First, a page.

H3 Leadership: Be Humble. Stay Hungry. Always Hustle

H3 Leadership: Be Humble. Stay Hungry. Always Hustle

If you are looking for a guide to revitalizing your leadership, read this book.

—Rob Folkenberg serves as assistant and youth pastor at the Rutland Seventh-day Adventist Church, Kelowna, British Columbia, Canada

I love good habits. I hate bad ones. Habits define you. They create who you are and how you live out each day. They shape how you respond in crises. They build or destroy character. As Sean Covey states, “We become what we repeatedly do.”* As a new pastor, I quickly learned that my days fell into typical routine, even though a pastor’s responsibilities vary from day to day. But the habits that naturally fell into place were not the most effective habits.

So it is with leadership habits. Sometimes our leadership styles develop without deliberate action. But Brad Lomenick suggests that by cultivating good leadership habits, we can greatly enhance our effectiveness. His book H3 Leadership is a habit handbook. Lomenick writes in the intro­duction, “Leadership is more than hard work; it is habitual work. It is worked out every day in the tasks we complete, the ways we approach our work, and the rhythms we nurture in our lives. It hangs on the hooks of the patterns we create, not just the success we may stumble upon” (xvi). What follow are 20 habits for effective leadership, divided into three categories: humble, hungry, and hustle. These three categories answer foundational questions: humble—Who am I? hungry—Where do I want to go? and hustle—How will I get there? You will find habits to help you make the answers to these questions a reality in H3 Leadership.

Chapters include both description and practical application. This helped me envision what a habit of innovation looks like, for example. In chapter 10, the habit of innovation is described with eight practical ideas, one of which is simply, “Move—physical motion is a creativity accelerator. Every 60 minutes of meeting time needs at least ten min­utes of motion” (96). Another pointer, “Make Meetings Creative,” includes four rules for crafting creative meetings: (1) include outsiders, (2) exclude (some) insiders, (3) allow for rabbit trails, and (4) take very detailed notes. Every habit, from innovation to meekness to stick-with-it-ness to succession, is propped up by practical advice. Furthermore, Lomenick turns to dozens of proven leaders for their take on the habits of leadership. Each chapter ends with leaders describing their thoughts on the particular habit and how it plays out in their work and life.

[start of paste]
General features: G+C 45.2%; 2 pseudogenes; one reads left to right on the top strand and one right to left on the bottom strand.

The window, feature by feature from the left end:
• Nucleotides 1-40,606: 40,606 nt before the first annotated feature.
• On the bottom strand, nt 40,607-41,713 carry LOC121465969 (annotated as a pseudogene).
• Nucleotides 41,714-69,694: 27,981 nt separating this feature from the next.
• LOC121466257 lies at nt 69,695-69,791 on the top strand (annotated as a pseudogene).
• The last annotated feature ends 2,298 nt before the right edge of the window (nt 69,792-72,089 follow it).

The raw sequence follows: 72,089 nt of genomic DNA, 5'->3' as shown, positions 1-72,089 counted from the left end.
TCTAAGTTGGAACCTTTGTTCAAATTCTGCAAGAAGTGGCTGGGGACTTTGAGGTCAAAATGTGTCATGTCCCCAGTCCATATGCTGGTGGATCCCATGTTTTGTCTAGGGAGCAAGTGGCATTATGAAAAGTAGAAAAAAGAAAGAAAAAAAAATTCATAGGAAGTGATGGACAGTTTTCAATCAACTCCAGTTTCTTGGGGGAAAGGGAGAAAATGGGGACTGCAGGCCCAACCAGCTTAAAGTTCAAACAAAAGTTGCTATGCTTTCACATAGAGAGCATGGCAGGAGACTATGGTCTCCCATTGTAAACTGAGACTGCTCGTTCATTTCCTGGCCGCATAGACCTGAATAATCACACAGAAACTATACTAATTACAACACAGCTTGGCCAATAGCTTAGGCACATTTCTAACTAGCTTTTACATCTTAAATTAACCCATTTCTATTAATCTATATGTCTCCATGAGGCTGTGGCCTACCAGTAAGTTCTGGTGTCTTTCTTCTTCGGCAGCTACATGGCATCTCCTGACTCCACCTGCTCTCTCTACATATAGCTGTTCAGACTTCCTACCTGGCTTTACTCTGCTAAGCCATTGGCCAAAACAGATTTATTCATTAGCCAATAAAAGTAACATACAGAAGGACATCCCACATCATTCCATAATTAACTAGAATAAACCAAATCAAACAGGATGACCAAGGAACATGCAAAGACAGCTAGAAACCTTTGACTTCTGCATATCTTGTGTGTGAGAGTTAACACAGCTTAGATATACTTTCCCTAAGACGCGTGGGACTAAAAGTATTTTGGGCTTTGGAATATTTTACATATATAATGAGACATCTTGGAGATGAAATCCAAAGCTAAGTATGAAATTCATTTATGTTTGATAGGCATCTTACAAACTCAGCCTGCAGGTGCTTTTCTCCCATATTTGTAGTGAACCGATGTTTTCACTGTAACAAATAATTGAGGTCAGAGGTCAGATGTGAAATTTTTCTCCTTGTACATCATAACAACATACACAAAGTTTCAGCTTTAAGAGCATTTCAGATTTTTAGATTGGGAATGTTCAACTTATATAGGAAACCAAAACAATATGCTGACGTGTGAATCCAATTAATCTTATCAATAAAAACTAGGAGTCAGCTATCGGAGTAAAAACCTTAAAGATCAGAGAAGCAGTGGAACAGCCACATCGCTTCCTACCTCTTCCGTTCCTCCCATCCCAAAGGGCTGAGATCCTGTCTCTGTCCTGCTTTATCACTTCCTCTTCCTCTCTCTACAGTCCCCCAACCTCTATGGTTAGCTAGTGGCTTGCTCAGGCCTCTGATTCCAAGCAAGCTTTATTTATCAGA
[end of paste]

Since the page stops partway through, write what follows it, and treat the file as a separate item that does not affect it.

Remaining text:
I recommend this book to fellow pastors and leaders. But read the book slowly. Read a chapter a week or a chapter a month. Twenty habits cannot be implemented at once. Take the time to analyze your own leadership. What are you doing by default? What habits have you developed already? Where do you need to improve?

At the outset of H3 Leadership, Lomenick describes reaching a place where he was burned out and discour­aged with his work and leadership. Maybe you can relate. A subplot of H3 Leadership is the author’s own journey of revitalization. If you are looking for a guide to revitalizing your leadership, read this book.

—Rob Folkenberg serves as assistant and youth pastor at the Rutland Seventh-day Adventist Church, Kelowna, British Columbia, Canada.

 

 

* Sean Covey, The 7 Habits of Highly Effective Teens: The Ultimate Teenage Success Guide (New York: Fireside, 1998), 8.


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—Rob Folkenberg serves as assistant and youth pastor at the Rutland Seventh-day Adventist Church, Kelowna, British Columbia, Canada

May 2016

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